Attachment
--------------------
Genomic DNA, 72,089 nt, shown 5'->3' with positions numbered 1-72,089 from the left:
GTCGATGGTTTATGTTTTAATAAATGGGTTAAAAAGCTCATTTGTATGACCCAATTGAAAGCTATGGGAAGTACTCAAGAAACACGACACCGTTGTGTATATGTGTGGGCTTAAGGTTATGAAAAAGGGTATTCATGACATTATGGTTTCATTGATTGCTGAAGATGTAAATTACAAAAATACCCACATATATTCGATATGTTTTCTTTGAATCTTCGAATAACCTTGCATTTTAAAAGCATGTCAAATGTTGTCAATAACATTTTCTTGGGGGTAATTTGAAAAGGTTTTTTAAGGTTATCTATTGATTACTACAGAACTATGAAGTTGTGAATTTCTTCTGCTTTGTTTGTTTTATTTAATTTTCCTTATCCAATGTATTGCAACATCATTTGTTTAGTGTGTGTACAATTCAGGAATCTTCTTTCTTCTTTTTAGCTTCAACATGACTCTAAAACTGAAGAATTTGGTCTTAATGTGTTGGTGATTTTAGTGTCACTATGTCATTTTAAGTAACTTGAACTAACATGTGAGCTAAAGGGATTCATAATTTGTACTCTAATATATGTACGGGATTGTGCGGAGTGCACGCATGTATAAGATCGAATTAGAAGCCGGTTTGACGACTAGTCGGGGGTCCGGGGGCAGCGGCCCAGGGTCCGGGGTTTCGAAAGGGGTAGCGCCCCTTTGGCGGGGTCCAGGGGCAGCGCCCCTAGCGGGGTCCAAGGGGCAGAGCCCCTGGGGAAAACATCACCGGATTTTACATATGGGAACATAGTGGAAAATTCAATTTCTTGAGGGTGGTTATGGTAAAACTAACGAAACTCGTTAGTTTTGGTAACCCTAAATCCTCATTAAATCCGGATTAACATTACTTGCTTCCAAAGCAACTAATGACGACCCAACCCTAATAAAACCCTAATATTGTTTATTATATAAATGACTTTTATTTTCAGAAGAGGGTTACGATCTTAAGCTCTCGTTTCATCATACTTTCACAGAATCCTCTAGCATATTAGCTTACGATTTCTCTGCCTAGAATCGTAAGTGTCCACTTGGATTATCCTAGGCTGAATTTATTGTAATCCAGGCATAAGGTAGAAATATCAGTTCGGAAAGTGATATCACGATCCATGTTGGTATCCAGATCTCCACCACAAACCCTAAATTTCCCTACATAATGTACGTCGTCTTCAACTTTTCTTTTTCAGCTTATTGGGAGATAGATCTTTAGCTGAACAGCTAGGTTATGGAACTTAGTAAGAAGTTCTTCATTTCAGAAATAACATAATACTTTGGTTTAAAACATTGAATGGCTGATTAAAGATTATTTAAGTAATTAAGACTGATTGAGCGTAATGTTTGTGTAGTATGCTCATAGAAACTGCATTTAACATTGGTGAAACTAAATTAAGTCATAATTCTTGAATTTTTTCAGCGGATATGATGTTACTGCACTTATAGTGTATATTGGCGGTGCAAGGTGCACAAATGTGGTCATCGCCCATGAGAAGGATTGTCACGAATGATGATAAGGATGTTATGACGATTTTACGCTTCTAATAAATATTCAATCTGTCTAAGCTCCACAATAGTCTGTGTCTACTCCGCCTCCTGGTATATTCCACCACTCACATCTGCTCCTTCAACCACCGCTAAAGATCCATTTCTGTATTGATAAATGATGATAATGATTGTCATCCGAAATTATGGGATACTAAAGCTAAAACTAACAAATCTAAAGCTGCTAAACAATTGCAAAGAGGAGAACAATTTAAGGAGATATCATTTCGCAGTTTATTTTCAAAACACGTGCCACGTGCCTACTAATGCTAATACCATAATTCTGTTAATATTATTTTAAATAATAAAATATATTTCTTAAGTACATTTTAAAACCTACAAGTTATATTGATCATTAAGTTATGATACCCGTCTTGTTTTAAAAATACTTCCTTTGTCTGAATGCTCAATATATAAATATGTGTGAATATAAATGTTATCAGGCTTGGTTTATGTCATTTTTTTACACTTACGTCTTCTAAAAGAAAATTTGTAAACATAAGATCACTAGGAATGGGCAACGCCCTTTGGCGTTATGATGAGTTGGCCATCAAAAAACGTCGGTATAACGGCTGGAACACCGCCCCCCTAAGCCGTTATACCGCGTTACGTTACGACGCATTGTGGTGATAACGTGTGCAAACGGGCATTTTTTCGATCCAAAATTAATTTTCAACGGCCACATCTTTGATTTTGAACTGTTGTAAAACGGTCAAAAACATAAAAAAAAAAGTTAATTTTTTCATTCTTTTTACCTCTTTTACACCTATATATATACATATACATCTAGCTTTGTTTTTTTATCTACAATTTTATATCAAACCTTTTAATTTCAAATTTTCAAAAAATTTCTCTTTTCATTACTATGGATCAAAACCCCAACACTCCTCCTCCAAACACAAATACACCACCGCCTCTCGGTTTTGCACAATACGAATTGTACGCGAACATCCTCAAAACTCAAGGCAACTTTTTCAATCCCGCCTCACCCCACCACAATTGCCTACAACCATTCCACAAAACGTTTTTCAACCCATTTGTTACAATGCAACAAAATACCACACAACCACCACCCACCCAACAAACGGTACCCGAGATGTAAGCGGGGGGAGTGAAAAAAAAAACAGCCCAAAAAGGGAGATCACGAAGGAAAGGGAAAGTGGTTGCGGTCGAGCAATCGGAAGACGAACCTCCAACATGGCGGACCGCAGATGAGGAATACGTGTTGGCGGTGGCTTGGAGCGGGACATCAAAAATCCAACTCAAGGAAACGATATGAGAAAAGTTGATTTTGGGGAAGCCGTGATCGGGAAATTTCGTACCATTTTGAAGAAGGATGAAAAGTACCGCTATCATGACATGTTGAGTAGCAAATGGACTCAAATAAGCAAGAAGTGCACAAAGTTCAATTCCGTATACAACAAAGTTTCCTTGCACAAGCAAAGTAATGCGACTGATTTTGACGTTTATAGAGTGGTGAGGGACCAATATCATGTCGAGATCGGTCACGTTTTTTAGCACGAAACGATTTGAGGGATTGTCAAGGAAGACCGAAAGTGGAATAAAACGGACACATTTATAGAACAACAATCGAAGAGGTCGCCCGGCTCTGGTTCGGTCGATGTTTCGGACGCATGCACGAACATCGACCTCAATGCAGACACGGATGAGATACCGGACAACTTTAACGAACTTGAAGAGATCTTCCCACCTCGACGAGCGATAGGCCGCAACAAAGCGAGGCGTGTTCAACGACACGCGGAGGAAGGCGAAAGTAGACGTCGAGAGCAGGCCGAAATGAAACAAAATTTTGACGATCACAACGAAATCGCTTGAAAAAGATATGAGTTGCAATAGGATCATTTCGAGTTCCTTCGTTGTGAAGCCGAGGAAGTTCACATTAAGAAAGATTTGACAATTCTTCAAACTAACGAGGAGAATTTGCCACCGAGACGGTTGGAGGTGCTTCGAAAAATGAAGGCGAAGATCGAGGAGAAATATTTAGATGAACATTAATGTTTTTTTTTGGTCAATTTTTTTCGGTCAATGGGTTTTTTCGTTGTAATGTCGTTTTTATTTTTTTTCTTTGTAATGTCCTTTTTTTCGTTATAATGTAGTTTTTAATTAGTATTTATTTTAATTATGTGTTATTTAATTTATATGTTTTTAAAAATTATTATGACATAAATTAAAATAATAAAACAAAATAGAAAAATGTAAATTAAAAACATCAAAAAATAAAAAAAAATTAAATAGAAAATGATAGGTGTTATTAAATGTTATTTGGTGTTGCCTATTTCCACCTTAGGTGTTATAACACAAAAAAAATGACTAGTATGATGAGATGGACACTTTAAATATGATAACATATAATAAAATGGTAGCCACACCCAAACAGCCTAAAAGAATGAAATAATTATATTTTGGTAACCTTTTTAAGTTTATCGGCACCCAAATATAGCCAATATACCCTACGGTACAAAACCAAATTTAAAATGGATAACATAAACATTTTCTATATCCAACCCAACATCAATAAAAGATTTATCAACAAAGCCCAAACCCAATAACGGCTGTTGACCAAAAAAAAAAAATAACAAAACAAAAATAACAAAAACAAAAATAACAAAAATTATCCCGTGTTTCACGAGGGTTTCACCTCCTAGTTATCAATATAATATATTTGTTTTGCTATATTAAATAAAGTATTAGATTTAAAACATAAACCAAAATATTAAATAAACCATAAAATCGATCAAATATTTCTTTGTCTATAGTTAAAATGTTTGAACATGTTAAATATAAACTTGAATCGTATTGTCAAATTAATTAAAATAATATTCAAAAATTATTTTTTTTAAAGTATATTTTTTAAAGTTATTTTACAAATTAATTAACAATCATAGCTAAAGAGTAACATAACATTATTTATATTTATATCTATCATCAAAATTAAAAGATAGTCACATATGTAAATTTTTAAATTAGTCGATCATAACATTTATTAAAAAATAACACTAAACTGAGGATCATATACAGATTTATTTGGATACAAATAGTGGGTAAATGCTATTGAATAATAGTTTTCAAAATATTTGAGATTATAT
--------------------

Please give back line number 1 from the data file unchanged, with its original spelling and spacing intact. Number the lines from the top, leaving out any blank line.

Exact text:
Genomic DNA, 72,089 nt, shown 5'->3' with positions numbered 1-72,089 from the left: